Book Of Merlin, And The Coming Of Arthur - XII
( Originally Published 1907 )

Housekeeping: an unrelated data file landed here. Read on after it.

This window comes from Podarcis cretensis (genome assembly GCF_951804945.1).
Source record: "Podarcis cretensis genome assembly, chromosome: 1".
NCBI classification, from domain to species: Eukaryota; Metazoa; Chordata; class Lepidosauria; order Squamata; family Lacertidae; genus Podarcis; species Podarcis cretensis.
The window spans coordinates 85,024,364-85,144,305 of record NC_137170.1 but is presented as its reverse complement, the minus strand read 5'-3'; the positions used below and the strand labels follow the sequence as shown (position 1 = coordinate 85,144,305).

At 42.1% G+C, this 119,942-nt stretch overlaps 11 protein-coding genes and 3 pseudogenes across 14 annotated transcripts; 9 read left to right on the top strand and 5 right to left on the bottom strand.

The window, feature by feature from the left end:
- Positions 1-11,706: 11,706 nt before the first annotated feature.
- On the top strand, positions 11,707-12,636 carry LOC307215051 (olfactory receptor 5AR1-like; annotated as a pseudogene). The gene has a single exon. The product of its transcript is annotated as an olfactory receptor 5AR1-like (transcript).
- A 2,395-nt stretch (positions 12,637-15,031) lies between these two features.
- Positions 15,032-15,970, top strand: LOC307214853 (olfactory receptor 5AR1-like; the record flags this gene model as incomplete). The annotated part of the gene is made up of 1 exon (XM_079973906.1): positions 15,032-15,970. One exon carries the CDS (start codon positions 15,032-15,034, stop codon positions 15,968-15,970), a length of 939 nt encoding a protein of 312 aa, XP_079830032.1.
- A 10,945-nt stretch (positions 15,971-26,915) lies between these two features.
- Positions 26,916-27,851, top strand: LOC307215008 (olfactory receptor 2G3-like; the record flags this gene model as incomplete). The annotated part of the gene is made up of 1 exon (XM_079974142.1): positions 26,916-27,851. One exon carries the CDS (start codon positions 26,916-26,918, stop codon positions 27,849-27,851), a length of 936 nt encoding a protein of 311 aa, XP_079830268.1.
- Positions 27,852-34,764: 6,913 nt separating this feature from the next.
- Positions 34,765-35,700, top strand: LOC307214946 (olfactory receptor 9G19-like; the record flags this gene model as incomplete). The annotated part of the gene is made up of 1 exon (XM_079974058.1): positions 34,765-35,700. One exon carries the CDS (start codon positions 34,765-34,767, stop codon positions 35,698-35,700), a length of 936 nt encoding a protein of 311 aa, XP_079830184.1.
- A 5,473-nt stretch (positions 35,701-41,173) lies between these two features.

"SIR KNIGHT," said king Arthur, "leave that quest and suffer me to have it, and I will follow it another twelve months." "Ah! fool," said the knight to king Arthur, "thy desire is vain; for it shall never be achieved but by me, or by my next kin." There-with he started to the king's horse, and mounted into the saddle, and said, "Gramercy, this horse is mine." "Well," said king Arthur, "thou mayest take my horse by force ; but, and I might prove thee whether thou wert better on horseback or I, I would be content." "Well," said the knight, "seek me here when thou wilt, and here nigh this well thou shalt find me." And so passed forth on his way. Then sat king Arthur in a great study, and bade his men fetch his horse as fast as ever they might. Right so came Merlin, like a child of fourteen years of age, and saluted the king, and asked him. "Why he was so pensive and heavy?" "I may well be pensive and heavy," said the king, "for here even now I have seen the most marvellous sight that ever I saw." "That know I well," said Merlin, "as well as thyself, and of all thy thoughts ; but thou art but a fool to take thought, for it will not amend thee ; also I know what thou art, and also who was thy father, and also on whom thou wert begotten; king Utherpendragon was thy father, and begat thee on Igraine." "That is false," said king Arthur, "how shouldst thou know it? for thou art not so old of years for to know my father." "Yes," said Merlin, "I know it better than you, or any man living." "I will not believe thee," said King Arthur, and was wrath with the child. So Merlin departed, and came again in the likeness of an old man of fourscore years of age, whereof the king was glad, for he seemed to be a right wise man. "Then," said the old man, "why are you so sad?" "I may well be heavy," said king Arthur, "for divers things; also here was a child, and told me many things that me seemeth he should not know ; for he was not of age for to know my father." "Yes," said the old man, "the child told you the truth, and more would he have told you, and you would have suffered him; but you have done a thing late wherefore God is displeased with you ; for you have gotten a child by your sister, that shall destroy you and all the knights of your realm." "What are you," said king Arthur, "that tell me these tidings ?" "I am Merlin, and I was he in the child's likeness." "Ah !" said king Arthur, "ye are a marvellous man ; but I marvel much at thy words, that I must die in battle." "Marvel not," said Merlin, "for it is God's will that your body be punished for your foul deeds ; but I may well be sorry," said Merlin, "for I shall die a shameful death and be put into the earth all quick; and ye shall die a worshipful death." As they thus talked came one with the king's horses ; and so the king mounted on his horse, and Merlin on another, and so rode to Carlion. And anon the king asked Ector and Ulfius how he was begotten? and they told him that Utherpendragon was his father, and queen Igraine his mother. Then king Arthur said unto Merlin, "I will that my mother be sent for, that I may speak with her ; and if she say so herself, then will I believe it." In all haste the queen was sent for ; and she came anon, and brought with her Morgan le Fay, her daughter, that was as fair a lady as any might be; and the king welcomed Igraine in the best manner.